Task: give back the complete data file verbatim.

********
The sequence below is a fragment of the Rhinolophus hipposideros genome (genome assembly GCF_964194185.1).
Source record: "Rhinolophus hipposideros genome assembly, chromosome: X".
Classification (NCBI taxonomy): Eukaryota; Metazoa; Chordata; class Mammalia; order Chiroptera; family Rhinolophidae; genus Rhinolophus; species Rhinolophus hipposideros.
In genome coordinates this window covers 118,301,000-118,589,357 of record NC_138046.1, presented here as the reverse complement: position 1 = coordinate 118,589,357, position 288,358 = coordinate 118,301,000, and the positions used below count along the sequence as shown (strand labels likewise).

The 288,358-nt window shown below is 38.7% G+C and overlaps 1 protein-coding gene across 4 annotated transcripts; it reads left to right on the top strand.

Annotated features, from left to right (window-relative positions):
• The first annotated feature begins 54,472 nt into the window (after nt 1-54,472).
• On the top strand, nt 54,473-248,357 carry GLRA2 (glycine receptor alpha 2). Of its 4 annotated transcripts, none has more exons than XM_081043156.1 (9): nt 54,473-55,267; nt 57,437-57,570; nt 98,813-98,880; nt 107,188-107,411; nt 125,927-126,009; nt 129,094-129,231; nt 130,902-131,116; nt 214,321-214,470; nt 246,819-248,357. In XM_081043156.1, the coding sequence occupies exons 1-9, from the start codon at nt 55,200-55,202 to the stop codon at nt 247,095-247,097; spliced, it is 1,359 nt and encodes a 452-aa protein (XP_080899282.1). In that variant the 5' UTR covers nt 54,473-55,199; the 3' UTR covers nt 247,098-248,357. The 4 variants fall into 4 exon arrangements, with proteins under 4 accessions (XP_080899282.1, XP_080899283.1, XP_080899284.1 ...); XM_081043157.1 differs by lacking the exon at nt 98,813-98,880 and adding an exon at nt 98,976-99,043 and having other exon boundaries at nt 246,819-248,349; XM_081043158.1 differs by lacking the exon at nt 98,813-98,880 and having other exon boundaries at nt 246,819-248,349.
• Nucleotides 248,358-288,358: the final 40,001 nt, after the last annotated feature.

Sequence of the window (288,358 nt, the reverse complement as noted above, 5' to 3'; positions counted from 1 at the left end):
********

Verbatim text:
The sequence below is a fragment of the Rhinolophus hipposideros genome (genome assembly GCF_964194185.1).
Source record: "Rhinolophus hipposideros genome assembly, chromosome: X".
Classification (NCBI taxonomy): Eukaryota; Metazoa; Chordata; class Mammalia; order Chiroptera; family Rhinolophidae; genus Rhinolophus; species Rhinolophus hipposideros.
In genome coordinates this window covers 118,301,000-118,589,357 of record NC_138046.1, presented here as the reverse complement: position 1 = coordinate 118,589,357, position 288,358 = coordinate 118,301,000, and the positions used below count along the sequence as shown (strand labels likewise).

The 288,358-nt window shown below is 38.7% G+C and overlaps 1 protein-coding gene across 4 annotated transcripts; it reads left to right on the top strand.

Annotated features, from left to right (window-relative positions):
• The first annotated feature begins 54,472 nt into the window (after nt 1-54,472).
• On the top strand, nt 54,473-248,357 carry GLRA2 (glycine receptor alpha 2). Of its 4 annotated transcripts, none has more exons than XM_081043156.1 (9): nt 54,473-55,267; nt 57,437-57,570; nt 98,813-98,880; nt 107,188-107,411; nt 125,927-126,009; nt 129,094-129,231; nt 130,902-131,116; nt 214,321-214,470; nt 246,819-248,357. In XM_081043156.1, the coding sequence occupies exons 1-9, from the start codon at nt 55,200-55,202 to the stop codon at nt 247,095-247,097; spliced, it is 1,359 nt and encodes a 452-aa protein (XP_080899282.1). In that variant the 5' UTR covers nt 54,473-55,199; the 3' UTR covers nt 247,098-248,357. The 4 variants fall into 4 exon arrangements, with proteins under 4 accessions (XP_080899282.1, XP_080899283.1, XP_080899284.1 ...); XM_081043157.1 differs by lacking the exon at nt 98,813-98,880 and adding an exon at nt 98,976-99,043 and having other exon boundaries at nt 246,819-248,349; XM_081043158.1 differs by lacking the exon at nt 98,813-98,880 and having other exon boundaries at nt 246,819-248,349.
• Nucleotides 248,358-288,358: the final 40,001 nt, after the last annotated feature.

Sequence of the window (288,358 nt, the reverse complement as noted above, 5' to 3'; positions counted from 1 at the left end):